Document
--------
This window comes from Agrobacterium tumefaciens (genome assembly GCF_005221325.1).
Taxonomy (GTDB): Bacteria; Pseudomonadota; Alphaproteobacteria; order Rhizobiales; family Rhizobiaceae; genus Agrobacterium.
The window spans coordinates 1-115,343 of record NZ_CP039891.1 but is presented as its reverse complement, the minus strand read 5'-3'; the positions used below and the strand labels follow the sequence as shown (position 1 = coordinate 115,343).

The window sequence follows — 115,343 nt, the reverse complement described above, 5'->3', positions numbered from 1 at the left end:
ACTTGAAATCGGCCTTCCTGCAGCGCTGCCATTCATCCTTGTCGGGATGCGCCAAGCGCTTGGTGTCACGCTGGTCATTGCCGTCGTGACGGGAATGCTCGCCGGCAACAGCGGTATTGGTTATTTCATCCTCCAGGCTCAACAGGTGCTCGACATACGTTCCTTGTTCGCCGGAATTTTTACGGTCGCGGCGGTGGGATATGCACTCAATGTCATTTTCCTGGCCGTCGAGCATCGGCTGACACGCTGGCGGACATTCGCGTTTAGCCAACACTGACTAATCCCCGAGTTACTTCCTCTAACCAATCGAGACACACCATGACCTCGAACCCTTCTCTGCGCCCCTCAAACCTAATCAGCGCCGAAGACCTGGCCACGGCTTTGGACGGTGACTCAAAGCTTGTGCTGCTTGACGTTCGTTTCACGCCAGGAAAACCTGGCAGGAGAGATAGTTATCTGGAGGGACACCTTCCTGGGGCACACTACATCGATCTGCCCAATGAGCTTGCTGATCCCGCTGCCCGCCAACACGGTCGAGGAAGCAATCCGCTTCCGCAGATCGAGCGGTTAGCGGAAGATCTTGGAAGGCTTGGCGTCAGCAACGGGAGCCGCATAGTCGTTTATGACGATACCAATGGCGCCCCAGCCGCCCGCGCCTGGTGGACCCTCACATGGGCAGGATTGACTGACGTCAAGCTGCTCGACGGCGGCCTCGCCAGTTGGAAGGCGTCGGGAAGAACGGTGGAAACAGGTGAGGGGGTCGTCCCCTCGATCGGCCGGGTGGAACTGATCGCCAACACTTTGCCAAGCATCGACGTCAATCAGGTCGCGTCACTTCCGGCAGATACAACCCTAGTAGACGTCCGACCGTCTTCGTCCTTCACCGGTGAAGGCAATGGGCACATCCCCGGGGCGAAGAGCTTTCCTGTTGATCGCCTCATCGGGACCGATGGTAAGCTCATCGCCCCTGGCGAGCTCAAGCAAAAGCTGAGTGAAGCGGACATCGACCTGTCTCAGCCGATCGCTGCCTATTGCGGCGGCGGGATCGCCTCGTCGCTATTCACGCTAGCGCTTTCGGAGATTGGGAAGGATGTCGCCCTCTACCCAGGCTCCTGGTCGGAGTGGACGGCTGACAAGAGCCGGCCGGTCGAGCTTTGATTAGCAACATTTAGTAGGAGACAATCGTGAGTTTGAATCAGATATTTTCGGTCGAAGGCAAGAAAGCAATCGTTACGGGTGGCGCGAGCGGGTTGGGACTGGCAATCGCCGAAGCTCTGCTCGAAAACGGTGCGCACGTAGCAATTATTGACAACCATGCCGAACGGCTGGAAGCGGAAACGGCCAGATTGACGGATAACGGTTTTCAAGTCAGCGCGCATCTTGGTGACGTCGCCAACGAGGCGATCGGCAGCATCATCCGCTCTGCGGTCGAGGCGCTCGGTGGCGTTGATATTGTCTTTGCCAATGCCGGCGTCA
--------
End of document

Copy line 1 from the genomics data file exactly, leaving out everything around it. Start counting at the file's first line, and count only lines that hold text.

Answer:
This window comes from Agrobacterium tumefaciens (genome assembly GCF_005221325.1).